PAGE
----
Commute to work in 30 seconds
Many work-at-home 'opportunities' are scams, but a few are on the level - especially for customer-service reps and executive assistants, says Fortune's Anne Fisher.
(Fortune) -- Ah, the wonders of technology. The next time you call an 800 number to place an order from a catalog, a Web site or an infomercial, you may be speaking to a customer-service agent who is working at home.
The same is true anytime you call a small business - a real estate agency, a graphic-design firm or a public relations consultancy, for instance - that may have limited (if any) formal office space: The person answering the phone may be a "virtual assistant," acting as receptionist, appointment secretary and e-mail manager from his or her own home.
We all know that plenty of call-center jobs have been outsourced to India and elsewhere overseas in the past few years, but another trend, sometimes called "homeshoring," has gotten comparatively little attention.
Take Alpine Access: The company handles calls for retailers like J. Crew and 1-800-Flowers using 7,500 home-based agents - more than 80 percent of whom have 4-year college degrees, with an average of 17 years' work experience. They're in it mainly for the chance to set their own hours and avoid having to commute. Alpine says it gets about 80,000 job applications a year. You can apply online at www.alpineaccess.com.
Altogether, according to a recent study by tech research firm IDC (www.idc.com), about 112,000 home-based agents are now working in the U.S. IDC predicts that number will grow to 300,000 - or roughly the population of St. Louis, Mo. - by 2010.
The customer-service company that gets the most 800-number calls - its agents handle about a billion per year - is Convergys (www.convergys.com), which right now is tripling the number of its home-based agents from 1,000 to 3,000. (Convergys also has 60,000 employees in its 55 U.S. call centers.)
Hiring at-home agents "is great for our customers, because it gives them more flexibility, and for our at-home agents because they set their own hours," says Marty DeGhetto, senior vice president of operations at Convergys. "They also save on gasoline and other expenses of commuting to a call center."
Home workers are cost-effective, too: The IDC study found that the typical cost to employ an agent in a call center is $31 per hour, versus $21 per hour for someone working from home.
Many Convergys agents say they like the job because it lets them spend more time with their families. Evan Saunders, who works for Convergys from his house in Valdosta, Ga., used to live and work in Jacksonville, Fla., where he says his daily commute was "at least an hour each way. It took a big chunk out of my day. I don't miss it."
Now, he starts work at about 10 a.m. and takes between 50 and 75 customer calls a day, knocking off at about 6:45 - and his "commute" takes 30 seconds. "I like having lunch with my family," he says.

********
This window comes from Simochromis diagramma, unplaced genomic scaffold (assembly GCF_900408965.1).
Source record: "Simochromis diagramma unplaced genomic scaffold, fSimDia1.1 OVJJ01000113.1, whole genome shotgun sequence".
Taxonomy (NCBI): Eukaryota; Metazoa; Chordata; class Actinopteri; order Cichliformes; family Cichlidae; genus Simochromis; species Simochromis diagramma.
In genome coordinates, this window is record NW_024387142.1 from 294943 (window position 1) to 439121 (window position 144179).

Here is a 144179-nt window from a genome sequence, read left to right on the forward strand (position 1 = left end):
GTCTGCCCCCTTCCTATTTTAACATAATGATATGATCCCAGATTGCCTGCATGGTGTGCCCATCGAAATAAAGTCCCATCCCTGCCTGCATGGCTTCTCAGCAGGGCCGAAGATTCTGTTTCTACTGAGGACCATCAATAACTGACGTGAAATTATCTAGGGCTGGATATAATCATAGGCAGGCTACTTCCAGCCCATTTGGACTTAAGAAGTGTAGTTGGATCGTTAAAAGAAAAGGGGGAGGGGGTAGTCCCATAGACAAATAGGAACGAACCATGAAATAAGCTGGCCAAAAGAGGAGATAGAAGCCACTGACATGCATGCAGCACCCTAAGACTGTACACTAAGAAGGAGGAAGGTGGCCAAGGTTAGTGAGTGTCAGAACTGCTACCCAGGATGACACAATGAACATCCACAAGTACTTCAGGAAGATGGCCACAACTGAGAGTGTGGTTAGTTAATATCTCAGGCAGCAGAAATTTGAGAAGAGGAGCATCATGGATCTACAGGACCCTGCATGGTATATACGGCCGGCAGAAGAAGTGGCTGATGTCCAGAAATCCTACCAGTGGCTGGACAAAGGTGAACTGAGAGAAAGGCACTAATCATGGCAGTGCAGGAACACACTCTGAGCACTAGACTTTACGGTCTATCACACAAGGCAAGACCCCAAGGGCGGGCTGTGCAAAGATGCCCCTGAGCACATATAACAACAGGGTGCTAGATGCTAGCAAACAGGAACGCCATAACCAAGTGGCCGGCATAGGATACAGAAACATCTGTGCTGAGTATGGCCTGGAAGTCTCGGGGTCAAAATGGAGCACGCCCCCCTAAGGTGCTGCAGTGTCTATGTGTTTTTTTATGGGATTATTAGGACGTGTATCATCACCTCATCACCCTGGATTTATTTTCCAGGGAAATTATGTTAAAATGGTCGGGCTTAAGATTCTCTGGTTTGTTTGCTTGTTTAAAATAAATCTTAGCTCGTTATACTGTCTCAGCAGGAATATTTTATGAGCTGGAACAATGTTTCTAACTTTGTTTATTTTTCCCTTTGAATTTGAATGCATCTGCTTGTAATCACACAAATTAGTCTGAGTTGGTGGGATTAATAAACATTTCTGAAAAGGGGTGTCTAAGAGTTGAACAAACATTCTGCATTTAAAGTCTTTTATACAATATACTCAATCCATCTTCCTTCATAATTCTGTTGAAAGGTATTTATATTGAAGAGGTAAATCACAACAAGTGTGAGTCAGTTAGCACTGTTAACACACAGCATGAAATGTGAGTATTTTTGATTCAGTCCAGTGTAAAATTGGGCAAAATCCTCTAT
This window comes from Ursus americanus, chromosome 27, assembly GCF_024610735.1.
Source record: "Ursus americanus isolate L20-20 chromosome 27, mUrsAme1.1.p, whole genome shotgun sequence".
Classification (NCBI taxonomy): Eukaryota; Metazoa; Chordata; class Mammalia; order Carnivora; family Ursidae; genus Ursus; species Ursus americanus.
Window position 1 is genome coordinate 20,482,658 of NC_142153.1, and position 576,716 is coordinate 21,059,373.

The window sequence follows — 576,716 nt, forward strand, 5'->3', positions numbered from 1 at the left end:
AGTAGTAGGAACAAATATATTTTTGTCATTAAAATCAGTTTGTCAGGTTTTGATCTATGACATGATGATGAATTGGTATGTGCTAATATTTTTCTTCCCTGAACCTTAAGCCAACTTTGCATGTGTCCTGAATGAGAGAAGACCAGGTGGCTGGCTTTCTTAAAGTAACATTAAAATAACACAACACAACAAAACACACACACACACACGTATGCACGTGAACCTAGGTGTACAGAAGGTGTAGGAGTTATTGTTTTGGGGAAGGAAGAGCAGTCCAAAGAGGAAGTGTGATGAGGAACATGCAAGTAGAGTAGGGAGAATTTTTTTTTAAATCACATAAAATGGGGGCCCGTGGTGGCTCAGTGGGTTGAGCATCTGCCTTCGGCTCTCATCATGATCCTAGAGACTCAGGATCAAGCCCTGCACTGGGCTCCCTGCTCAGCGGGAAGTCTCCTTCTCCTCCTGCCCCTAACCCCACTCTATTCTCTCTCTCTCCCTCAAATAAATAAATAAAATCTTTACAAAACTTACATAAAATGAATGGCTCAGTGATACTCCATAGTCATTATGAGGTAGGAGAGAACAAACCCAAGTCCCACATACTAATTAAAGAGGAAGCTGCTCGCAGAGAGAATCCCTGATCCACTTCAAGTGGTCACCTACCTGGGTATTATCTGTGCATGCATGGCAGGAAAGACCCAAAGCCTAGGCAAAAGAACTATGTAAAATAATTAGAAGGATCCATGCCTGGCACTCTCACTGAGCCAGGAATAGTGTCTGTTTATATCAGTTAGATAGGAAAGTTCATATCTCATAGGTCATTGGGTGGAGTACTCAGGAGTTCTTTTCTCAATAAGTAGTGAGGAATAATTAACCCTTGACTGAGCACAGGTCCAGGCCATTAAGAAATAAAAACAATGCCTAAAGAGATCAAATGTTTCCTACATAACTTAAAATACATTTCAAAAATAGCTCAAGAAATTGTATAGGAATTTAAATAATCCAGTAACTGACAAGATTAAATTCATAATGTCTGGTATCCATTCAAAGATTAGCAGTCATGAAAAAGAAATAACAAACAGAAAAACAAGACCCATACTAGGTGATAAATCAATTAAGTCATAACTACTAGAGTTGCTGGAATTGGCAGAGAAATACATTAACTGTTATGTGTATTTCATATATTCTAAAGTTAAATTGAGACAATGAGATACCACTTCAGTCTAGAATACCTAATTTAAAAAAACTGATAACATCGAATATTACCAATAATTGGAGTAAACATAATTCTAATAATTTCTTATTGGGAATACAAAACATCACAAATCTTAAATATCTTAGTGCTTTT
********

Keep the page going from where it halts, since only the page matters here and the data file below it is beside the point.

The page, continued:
Word gets around and, perhaps not surprisingly, Convergys says that the number of applications it receives from people who want to be home agents is "overwhelming." To apply, go to www.convergysworkathome.com. It may take some patience: The company is taking information from prospective agents and says it "will contact applicants as jobs become available."
Customer-service reps aren't the only people who are finding ways to work at home these days. Virtual assistants - who do everything that executive assistants usually do in an office, only they do it from home - are in demand too, again because hiring people who provide their own office space is a cost-effective option, especially for businesses with small staffs that want to keep overhead to a minimum. Computers and high-tech phone features (call forwarding, audio-conferencing and so on) make it practical to do administrative work efficiently from a distance.
To look into opportunities in this field, check out Staffcentrix (www.staffcentrix.com), which has been matching people with virtual-assistant jobs since 1999. The site is chock-full of job leads and other resources. Co-founders Christine Durst and Michael Haaren have also written a terrifically useful book, "The 2-Second Commute" (Career Press, $14.99), available from the site, that is a must-read for anyone considering a home-based job.
Want more suggestions for ways to cut that time-wasting, gas-guzzling daily commute out of your life? Take a look at another column on this topic that I wrote some time ago, "Want to Work from Home? Maybe You Can" (November 23, 2005).
I'll continue to keep an eye out for work-at-home opportunities that aren't rip-offs, and report them as I find them. Speaking as someone who's been working at home since 2000, I recommend it! Every now and then it gets a little lonesome - you do miss out on the water-cooler buzz and camaraderie of working with colleagues in an office - but, for me at least, the advantages outweigh the downside.